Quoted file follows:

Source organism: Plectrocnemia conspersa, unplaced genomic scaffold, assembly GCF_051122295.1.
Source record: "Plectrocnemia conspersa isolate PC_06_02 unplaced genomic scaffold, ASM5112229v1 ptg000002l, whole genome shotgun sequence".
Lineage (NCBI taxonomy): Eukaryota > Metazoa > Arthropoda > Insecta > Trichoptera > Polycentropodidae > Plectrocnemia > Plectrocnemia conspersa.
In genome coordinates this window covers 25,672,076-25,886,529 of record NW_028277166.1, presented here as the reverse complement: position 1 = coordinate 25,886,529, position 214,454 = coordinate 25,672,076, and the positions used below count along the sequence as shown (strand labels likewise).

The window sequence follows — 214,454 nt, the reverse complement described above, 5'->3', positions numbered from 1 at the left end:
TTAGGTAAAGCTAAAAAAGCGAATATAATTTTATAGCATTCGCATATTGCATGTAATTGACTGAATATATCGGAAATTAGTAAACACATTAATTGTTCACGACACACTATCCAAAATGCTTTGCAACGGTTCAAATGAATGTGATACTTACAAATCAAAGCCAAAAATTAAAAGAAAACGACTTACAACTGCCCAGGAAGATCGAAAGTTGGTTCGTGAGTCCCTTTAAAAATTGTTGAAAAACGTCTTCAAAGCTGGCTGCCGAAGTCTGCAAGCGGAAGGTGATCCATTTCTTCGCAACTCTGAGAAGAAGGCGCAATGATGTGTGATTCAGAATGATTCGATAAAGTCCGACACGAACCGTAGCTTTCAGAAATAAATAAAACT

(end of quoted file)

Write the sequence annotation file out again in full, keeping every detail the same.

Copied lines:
Source organism: Plectrocnemia conspersa, unplaced genomic scaffold, assembly GCF_051122295.1.
Source record: "Plectrocnemia conspersa isolate PC_06_02 unplaced genomic scaffold, ASM5112229v1 ptg000002l, whole genome shotgun sequence".
Lineage (NCBI taxonomy): Eukaryota > Metazoa > Arthropoda > Insecta > Trichoptera > Polycentropodidae > Plectrocnemia > Plectrocnemia conspersa.
In genome coordinates this window covers 25,672,076-25,886,529 of record NW_028277166.1, presented here as the reverse complement: position 1 = coordinate 25,886,529, position 214,454 = coordinate 25,672,076, and the positions used below count along the sequence as shown (strand labels likewise).

The window sequence follows — 214,454 nt, the reverse complement described above, 5'->3', positions numbered from 1 at the left end:
TTAGGTAAAGCTAAAAAAGCGAATATAATTTTATAGCATTCGCATATTGCATGTAATTGACTGAATATATCGGAAATTAGTAAACACATTAATTGTTCACGACACACTATCCAAAATGCTTTGCAACGGTTCAAATGAATGTGATACTTACAAATCAAAGCCAAAAATTAAAAGAAAACGACTTACAACTGCCCAGGAAGATCGAAAGTTGGTTCGTGAGTCCCTTTAAAAATTGTTGAAAAACGTCTTCAAAGCTGGCTGCCGAAGTCTGCAAGCGGAAGGTGATCCATTTCTTCGCAACTCTGAGAAGAAGGCGCAATGATGTGTGATTCAGAATGATTCGATAAAGTCCGACACGAACCGTAGCTTTCAGAAATAAATAAAACT